The rapid global conversion of biodiverse landscapes to intensively managed arable fields may decrease microbial diversity and threaten the long-term fertility of native soils. Previous laboratory and experimental studies provide conflicting results: some have recorded declines in overall microbial diversity and certain beneficial microorganisms under intensified cultivation while others report no change (or even increased) diversity. However, few studies have been carried out in actual agricultural fields.
Elsevier, Applied Soil Ecology, Volume 15, August 2000
Soil health is the capacity of soil to function as a vital living system, within ecosystem and land-use boundaries, to sustain plant and animal productivity, maintain or enhance water and air quality, and promote plant and animal health. Anthropogenic reductions in soil health, and of individual components of soil quality, are a pressing ecological concern.
Elsevier, Rhizosphere, Volume 16, December 2020
The plant root system influences plant growth and development due to its phenotypic, physiological, metabolomic, and microbiomic traits. Broadly speaking, it is characterized by primary (stem-attached large), secondary (primary-attached medium), and fine (secondary-attached hair-like) roots. The role of root branching order and categories (fine, medium, and large) in influencing microbial communities in the rhizosphere and root environments is not clear.
Elsevier,

Rhizosphere, Volume 15, September 2020, 100211

Advancing SDG 15, this article aimed to isolate, characterize (biochemically and molecularly) and assess the potential of cowpea nodulating/maize associated rhizobia for plant growth promotion.
Elsevier, Rhizosphere, Volume 15, September 2020
Salinity stress adversely affects root nodulation symbiotic relationships, and ultimately the nitrogen fixation capacity and the growth and yield of leguminous plants. Improving growth and biological nitrogen fixation of leguminous plants grown on salt–affected soils are considered to be a striking challenge.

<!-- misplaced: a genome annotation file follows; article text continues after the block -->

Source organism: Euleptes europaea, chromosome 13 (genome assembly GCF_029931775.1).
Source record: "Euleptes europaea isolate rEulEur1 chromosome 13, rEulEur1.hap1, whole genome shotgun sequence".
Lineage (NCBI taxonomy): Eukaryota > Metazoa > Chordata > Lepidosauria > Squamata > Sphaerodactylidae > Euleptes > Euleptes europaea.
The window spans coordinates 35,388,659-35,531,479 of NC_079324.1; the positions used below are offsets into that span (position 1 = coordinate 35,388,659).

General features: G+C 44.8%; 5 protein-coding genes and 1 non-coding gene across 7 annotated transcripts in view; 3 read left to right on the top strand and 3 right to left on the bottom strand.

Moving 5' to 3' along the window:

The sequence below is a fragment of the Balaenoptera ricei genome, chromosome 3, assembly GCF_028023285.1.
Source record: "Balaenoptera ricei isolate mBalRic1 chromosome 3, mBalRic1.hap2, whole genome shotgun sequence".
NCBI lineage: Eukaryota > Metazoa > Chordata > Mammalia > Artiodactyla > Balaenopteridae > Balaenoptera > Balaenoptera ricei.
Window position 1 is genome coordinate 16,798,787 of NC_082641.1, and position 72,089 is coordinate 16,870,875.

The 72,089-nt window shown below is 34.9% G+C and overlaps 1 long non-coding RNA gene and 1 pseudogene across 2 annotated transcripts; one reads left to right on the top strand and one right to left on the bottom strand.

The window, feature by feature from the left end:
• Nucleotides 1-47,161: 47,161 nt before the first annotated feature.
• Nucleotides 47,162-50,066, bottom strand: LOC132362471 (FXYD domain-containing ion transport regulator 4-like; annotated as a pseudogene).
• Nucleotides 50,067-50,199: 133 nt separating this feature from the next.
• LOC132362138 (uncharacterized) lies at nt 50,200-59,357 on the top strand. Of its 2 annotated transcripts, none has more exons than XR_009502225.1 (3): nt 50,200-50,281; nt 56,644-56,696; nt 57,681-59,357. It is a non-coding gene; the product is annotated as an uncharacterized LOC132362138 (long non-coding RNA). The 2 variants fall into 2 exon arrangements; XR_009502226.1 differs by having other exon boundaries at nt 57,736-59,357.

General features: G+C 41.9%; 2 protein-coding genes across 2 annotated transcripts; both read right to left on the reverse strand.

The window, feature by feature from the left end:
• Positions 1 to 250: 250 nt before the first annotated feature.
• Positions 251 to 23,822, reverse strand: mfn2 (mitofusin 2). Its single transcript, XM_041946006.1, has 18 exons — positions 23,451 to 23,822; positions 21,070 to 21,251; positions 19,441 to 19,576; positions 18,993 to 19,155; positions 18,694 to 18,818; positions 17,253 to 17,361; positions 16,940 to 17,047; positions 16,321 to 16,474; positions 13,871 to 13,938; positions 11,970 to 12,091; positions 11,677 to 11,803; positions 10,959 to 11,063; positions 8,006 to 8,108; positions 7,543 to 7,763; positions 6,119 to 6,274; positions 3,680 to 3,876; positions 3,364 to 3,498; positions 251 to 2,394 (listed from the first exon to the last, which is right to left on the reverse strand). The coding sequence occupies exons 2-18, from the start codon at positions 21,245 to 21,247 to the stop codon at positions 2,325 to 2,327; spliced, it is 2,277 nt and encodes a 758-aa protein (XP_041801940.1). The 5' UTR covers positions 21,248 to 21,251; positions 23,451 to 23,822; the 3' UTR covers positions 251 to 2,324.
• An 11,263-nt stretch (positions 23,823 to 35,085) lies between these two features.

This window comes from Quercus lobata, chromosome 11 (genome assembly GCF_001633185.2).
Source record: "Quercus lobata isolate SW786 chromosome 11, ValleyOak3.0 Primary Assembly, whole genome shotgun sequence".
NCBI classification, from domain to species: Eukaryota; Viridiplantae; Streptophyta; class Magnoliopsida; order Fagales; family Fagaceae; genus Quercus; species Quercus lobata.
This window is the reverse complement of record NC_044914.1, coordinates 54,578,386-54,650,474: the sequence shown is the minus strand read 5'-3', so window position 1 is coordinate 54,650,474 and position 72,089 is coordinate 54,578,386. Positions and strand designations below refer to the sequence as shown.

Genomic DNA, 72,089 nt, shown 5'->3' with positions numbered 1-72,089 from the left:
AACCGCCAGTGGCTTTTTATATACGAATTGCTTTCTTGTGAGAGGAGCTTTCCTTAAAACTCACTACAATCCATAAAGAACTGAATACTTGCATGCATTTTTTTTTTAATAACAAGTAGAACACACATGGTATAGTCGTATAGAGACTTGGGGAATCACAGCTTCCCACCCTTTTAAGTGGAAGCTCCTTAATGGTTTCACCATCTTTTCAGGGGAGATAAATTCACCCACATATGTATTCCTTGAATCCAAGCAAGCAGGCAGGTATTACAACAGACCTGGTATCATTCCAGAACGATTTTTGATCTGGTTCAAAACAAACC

Elsevier, Rhizosphere, Volume 14, June 2020
This study aimed to characterize endophytic bacteria associated with root-nodules of a wild legume (Genista cinerea: Fabaceae) growing in arid soils of Algeria. A total of ten non-symbiotic endophytic bacterial strains were isolated and identified using a combination of conventional and molecular approaches based on 16S rRNA gene sequencing. Moreover, growth variations of the isolates under different environmental conditions were examined using advanced statistical modeling techniques (Markov Chain Monte Carlo sampler for multivariate generalized linear mixed models-MCMCglmm).
Elsevier, Rhizosphere, Volume 16, December 2020
Endophytic fungi were able to protect their host plants against pathogens and promote plant growth. No previous studies have been conducted on the growth promotion of sunchoke by endophytic fungi. This research was the first to characterize plant growth promoting properties of endophytic fungi including, Macrophomina phaseolina BUP2/3 and Diaporthe phaseolorum BUP3/1 isolated from sunchoke and Daldinia eschscholtzii 2NTYL11, Trichoderma koningii ST-KKU1, Trichoderma erinaceum ST-KKU2, Macrophomina phaseolina SS1L10 and Macrophomina phaseolina SS1R10 from medicinal plants.